Fat: An Autobiography, Part 1

I weighed in today at 204.6, making my total weight loss 56.8 pounds! I really have grown to love weighing in less frequently; I feel I’m more likely to see a loss that way, and now I don’t feel as though the scale has the power to determine my self-worth like it used to. In February, I’m only going to weigh myself on Feb. 13 (two weeks from today), and Feb. 28 (the last day of the month). I’m hoping that by Feb. 13 I will have reached 60 pounds lost, which is only 3.2 pounds, so I feel pretty confident that I can get there. And then, when I weigh in at the end of the month, I’m hoping to be below 200 pounds! I will be SO excited when that happens, I can’t even put it into words.

The last time I was below 200 pounds was probably about 6 or 7 years ago, during college. I entered college weighing around 160-165 pounds, and that was the skinniest I had been in quite some time. It didn’t last long, though. I gained the requisite freshmen fifteen, but then came the sophomore twenty and junior twenty, and by the time I left college, I was back over 200 pounds and then some.

I have been overweight for as long as I can remember. If you were to look at pictures of me in grade school, even then you’d see a chubby girl. I was over 200 pounds by middle school. Middle school in general is hard, but middle school as an overweight nerdy girl is even harder. I couldn’t wear any of the cool clothes from Gap or Limited Too; my clothes came from Walmart because there I could find cheap clothes that would fit me. I was painfully aware of this any time I was around other girls who were talking about clothes; I didn’t dare say that I’d never even been inside a Limited Too, even though I’m sure it was obvious I was too fat to fit into the clothes. This is not to say that I was unhappy; I was fortunate enough to have some friends, but I always felt as though I were on the outskirts of everything. Anytime I went to church or to the mall or to class, I looked around me, hoping to see at least one person who was as big as I felt, but rarely did that happen. I became used to being the biggest girl among my friends and peers, even though I’m sure there were others who were overweight as well. I felt like the only fat girl in the whole school, and as much as this depressed me, I didn’t stop eating. It was sometime during middle school when I learned the art of sneaky eating. Before my parents got home from work, I’d scrounge through the pantry and the fridge, looking for something I could eat. I distinctly remember more than one occasion when I’d eat a Drumstick ice cream cone, and then eat another, and then I’d hide the wrappers deep down in the trash so no one would know. If no one knew how much I was eating, no one could nag me about it or judge me for it.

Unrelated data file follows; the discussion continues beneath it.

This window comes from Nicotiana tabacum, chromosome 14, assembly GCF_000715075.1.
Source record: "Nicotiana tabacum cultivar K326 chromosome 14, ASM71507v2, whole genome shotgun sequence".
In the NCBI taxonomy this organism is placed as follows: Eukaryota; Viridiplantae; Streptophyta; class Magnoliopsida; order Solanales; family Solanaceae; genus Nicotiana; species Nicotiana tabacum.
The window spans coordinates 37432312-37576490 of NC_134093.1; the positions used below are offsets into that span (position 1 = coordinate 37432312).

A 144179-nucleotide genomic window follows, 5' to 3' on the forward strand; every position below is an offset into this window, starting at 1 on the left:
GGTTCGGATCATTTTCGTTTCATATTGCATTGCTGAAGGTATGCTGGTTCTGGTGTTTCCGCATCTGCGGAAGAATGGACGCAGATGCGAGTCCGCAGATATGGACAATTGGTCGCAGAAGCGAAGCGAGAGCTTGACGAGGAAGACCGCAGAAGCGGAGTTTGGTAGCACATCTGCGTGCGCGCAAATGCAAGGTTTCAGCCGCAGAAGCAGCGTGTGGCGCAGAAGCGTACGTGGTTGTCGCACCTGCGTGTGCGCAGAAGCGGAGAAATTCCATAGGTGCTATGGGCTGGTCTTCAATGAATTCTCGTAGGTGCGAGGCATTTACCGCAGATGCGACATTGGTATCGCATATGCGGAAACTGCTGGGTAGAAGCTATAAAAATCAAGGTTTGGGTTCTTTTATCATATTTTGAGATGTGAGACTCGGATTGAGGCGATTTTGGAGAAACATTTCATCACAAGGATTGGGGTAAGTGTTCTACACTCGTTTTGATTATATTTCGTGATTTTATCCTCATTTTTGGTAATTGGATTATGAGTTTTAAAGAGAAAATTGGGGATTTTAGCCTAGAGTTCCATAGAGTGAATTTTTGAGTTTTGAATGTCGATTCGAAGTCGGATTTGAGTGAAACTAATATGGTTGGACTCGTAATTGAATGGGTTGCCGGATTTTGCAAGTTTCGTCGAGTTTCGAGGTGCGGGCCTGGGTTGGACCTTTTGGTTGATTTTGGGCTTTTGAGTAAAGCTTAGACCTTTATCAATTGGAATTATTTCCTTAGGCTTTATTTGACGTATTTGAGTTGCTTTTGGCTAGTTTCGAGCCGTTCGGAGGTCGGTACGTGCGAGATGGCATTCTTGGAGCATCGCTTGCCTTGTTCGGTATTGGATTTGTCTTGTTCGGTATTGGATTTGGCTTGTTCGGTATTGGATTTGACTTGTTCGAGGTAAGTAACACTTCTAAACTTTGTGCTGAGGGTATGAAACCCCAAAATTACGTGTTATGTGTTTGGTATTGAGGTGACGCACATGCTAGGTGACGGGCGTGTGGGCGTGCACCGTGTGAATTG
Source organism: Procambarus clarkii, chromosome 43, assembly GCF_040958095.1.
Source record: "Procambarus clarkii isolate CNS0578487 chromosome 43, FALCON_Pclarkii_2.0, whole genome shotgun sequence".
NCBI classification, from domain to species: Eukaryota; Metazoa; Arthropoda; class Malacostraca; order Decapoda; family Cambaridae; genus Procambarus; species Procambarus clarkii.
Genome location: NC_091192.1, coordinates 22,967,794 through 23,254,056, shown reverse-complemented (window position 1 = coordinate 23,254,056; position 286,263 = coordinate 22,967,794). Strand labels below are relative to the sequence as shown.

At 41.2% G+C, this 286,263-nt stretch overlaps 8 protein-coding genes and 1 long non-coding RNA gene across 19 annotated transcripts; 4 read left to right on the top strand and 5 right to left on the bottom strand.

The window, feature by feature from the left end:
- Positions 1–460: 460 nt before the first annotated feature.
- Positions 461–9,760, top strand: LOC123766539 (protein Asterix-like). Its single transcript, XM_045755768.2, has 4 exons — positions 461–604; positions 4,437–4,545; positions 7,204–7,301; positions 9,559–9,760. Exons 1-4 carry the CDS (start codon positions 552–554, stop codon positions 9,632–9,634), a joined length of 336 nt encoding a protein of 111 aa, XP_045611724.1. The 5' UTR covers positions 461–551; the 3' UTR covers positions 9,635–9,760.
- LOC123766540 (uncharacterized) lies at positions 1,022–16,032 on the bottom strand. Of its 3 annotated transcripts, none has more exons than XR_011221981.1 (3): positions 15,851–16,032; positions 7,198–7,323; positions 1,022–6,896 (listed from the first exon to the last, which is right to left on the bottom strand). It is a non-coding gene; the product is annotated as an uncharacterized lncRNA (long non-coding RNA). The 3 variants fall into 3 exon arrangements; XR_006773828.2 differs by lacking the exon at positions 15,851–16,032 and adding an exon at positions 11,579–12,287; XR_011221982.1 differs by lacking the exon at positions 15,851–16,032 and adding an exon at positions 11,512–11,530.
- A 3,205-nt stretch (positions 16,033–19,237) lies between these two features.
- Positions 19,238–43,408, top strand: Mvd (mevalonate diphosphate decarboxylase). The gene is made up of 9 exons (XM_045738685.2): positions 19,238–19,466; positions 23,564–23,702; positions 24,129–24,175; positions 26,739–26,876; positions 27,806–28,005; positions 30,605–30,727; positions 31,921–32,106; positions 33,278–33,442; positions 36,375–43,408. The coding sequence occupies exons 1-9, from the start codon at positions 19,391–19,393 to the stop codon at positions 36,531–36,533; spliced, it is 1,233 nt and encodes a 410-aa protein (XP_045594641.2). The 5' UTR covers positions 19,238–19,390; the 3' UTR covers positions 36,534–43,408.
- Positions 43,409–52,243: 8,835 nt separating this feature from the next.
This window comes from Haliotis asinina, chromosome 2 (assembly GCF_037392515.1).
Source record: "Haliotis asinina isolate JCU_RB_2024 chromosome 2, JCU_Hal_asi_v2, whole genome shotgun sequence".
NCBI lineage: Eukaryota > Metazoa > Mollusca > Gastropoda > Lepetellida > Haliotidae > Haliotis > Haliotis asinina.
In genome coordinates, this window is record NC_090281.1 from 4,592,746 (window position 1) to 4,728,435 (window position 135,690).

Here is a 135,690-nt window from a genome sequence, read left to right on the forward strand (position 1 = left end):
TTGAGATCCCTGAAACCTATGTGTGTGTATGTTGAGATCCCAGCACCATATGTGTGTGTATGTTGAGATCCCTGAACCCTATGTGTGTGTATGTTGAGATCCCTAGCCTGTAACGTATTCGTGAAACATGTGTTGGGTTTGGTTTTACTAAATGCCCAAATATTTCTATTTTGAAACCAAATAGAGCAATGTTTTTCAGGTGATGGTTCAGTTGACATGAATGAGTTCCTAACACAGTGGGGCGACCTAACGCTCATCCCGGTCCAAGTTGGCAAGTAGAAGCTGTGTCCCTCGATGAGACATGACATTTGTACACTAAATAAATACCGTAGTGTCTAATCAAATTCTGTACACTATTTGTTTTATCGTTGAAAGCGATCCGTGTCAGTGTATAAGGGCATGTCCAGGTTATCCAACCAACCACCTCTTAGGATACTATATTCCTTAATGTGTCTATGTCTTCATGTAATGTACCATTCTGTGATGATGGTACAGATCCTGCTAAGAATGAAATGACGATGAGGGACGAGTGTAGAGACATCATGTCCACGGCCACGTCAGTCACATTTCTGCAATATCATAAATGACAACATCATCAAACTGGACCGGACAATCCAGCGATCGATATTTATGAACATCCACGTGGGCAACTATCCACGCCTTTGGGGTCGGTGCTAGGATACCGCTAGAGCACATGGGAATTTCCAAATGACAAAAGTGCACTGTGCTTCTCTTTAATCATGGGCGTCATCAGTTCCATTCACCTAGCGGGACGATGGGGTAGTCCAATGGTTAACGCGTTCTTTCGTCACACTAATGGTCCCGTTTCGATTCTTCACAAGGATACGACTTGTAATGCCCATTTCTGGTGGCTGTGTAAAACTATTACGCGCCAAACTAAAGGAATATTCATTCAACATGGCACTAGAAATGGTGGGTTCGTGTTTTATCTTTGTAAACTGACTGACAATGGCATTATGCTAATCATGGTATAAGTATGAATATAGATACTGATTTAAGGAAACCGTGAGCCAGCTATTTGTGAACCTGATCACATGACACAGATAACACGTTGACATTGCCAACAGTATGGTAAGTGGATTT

At the time I don’t think I was even aware of how much my eating was linked to comfort, but I know that must have been what drove me to eat much of the time. In high school, where I felt more at home, I still was always worried about how I looked, and I still spent many days crying out of loneliness, wondering what was wrong with me. The first day of school each year was always agony, as I tried desperately to come up with an outfit that wouldn’t look completely lame, but this was hard to do when the only clothes that fit me were made for middle-aged women. I never let my concerns about my appearance show; I became an expert at covering up sadness with a smile or a joke. I look back at pictures of me in high school, and I cringe. I wonder if people knew how miserable I really was.

I tried to lose weight a few times, but the attempts were half-hearted at best. I’d eat grapefruits for breakfast, salads or a turkey sandwich for lunch, and whatever my mom made for dinner, and I’d lose ten pounds. Motivation then waned, and I’d gain it back. I was a pro at yo-yo dieting by age 16.

Part 2 forthcoming…

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